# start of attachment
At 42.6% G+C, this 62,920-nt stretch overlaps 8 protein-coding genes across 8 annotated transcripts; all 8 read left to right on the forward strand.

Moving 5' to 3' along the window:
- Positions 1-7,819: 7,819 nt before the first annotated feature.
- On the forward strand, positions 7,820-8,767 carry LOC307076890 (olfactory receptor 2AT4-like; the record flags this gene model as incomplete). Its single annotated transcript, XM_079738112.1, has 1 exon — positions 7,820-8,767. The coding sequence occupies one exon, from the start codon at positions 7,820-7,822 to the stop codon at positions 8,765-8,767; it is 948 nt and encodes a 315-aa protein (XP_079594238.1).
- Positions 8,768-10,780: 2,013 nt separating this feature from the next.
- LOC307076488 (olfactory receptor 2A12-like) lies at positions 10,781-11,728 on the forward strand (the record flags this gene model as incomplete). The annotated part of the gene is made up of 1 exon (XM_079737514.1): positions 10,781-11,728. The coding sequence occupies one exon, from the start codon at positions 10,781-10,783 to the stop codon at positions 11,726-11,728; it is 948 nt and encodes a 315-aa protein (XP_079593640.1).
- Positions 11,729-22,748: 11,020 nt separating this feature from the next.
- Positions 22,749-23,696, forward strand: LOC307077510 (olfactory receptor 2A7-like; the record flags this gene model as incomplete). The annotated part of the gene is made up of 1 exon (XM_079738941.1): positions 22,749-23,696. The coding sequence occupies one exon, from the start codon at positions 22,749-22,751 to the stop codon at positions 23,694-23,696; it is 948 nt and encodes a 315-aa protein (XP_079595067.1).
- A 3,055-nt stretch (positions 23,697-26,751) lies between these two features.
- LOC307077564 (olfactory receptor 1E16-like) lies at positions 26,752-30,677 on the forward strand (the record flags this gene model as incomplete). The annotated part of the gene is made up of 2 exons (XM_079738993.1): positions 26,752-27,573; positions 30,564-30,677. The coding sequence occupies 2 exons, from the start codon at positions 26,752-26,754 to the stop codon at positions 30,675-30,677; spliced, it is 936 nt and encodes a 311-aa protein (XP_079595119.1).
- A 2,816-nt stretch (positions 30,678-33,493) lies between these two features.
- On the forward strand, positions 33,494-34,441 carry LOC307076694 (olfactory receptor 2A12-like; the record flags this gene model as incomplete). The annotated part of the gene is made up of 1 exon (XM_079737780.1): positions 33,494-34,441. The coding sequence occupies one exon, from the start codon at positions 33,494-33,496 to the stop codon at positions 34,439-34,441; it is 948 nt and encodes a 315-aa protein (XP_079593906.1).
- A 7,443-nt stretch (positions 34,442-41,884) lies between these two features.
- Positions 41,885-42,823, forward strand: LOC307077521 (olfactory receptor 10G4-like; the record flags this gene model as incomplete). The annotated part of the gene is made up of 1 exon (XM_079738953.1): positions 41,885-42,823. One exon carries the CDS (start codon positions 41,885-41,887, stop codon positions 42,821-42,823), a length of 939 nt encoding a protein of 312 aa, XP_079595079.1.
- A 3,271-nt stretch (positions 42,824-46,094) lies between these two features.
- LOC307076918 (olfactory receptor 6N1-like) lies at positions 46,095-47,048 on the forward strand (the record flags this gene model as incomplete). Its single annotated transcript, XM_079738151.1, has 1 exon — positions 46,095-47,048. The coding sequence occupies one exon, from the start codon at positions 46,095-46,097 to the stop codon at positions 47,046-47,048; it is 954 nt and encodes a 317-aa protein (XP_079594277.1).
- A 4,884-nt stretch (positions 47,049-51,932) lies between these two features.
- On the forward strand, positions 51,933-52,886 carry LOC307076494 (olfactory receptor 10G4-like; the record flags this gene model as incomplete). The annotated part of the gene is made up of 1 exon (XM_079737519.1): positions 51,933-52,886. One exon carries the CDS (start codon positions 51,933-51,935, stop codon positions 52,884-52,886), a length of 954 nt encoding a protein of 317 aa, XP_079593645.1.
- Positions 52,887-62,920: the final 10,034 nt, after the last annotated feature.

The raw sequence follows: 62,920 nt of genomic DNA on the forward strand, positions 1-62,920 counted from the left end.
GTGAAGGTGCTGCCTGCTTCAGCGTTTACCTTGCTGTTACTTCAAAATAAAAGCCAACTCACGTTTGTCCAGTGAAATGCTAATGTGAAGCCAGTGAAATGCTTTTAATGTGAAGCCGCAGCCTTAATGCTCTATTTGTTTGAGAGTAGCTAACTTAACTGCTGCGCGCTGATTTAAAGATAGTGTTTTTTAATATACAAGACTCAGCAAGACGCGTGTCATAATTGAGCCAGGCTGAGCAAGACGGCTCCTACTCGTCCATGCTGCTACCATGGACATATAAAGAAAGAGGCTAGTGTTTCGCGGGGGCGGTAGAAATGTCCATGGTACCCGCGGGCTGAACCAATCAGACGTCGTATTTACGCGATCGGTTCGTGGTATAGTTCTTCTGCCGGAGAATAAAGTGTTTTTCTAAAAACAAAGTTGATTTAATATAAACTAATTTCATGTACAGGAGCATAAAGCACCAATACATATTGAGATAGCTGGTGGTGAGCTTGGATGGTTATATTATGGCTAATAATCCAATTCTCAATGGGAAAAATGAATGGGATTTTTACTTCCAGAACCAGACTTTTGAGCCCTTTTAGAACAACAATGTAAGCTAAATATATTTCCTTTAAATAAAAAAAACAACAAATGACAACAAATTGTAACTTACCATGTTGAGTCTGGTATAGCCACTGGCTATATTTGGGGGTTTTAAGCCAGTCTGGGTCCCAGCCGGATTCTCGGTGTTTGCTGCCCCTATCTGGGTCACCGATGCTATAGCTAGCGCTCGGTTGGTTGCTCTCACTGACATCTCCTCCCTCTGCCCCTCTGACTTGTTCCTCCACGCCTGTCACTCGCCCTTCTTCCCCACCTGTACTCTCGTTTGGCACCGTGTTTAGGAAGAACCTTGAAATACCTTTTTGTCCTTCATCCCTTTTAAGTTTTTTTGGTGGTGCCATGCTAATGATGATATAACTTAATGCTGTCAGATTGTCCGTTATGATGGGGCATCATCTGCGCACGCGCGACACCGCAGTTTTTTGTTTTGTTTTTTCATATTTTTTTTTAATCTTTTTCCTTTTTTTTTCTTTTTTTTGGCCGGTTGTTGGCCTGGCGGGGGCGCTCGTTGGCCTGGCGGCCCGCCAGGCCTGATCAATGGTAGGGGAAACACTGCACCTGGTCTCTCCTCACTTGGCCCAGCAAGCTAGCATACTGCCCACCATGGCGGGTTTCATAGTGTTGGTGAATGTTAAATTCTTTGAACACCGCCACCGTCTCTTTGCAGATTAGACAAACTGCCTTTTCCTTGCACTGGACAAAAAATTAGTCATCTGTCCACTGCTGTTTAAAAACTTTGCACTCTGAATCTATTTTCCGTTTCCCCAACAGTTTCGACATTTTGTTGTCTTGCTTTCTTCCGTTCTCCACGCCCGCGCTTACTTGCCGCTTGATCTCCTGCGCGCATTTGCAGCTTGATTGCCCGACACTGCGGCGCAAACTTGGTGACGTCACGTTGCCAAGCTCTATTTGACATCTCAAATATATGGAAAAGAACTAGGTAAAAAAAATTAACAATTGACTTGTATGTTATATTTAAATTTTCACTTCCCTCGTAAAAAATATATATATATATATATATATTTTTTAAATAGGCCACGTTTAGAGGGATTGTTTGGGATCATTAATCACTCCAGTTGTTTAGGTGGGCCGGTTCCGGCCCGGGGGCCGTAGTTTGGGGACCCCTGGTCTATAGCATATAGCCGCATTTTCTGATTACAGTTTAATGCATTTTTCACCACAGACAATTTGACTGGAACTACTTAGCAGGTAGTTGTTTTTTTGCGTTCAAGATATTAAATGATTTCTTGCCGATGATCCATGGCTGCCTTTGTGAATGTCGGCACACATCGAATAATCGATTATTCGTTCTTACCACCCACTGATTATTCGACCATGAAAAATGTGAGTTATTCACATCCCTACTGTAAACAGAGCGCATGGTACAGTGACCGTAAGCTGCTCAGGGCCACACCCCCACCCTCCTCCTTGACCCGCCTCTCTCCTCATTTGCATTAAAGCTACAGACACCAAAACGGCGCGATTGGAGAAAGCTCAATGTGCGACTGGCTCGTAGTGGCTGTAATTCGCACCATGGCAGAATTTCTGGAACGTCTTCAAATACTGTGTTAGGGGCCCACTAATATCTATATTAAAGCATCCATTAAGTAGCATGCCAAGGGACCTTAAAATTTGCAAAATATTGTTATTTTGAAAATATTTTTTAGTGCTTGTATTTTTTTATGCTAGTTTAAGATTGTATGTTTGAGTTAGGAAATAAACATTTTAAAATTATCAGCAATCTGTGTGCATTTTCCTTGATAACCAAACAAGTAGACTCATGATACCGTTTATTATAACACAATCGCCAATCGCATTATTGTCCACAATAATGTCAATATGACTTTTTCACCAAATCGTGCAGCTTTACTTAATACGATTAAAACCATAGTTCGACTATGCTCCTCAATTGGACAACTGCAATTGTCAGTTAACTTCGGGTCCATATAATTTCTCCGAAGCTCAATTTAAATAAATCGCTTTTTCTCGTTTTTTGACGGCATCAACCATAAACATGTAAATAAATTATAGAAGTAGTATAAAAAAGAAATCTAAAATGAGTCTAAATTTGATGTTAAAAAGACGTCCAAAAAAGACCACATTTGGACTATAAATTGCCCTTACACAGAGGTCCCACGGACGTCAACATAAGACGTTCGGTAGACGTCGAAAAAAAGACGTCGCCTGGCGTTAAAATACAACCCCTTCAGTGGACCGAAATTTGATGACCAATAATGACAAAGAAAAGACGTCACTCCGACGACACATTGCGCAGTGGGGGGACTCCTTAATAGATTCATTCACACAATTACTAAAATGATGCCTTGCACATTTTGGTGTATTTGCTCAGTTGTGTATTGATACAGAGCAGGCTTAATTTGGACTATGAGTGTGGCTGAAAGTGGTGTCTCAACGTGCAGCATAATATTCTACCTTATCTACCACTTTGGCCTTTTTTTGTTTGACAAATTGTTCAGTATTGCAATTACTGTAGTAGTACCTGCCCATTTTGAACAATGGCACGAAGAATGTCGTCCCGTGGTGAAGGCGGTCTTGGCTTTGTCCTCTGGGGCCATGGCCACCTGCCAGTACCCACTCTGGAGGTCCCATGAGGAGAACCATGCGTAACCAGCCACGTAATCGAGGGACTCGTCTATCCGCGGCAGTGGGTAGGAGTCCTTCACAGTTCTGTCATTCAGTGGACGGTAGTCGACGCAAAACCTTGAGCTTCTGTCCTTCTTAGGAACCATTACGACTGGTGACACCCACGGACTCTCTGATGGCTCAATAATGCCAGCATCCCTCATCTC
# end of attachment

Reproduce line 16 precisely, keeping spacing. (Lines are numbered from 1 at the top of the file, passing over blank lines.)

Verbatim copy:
- LOC307076918 (olfactory receptor 6N1-like) lies at positions 46,095-47,048 on the forward strand (the record flags this gene model as incomplete). Its single annotated transcript, XM_079738151.1, has 1 exon — positions 46,095-47,048. The coding sequence occupies one exon, from the start codon at positions 46,095-46,097 to the stop codon at positions 47,046-47,048; it is 954 nt and encodes a 317-aa protein (XP_079594277.1).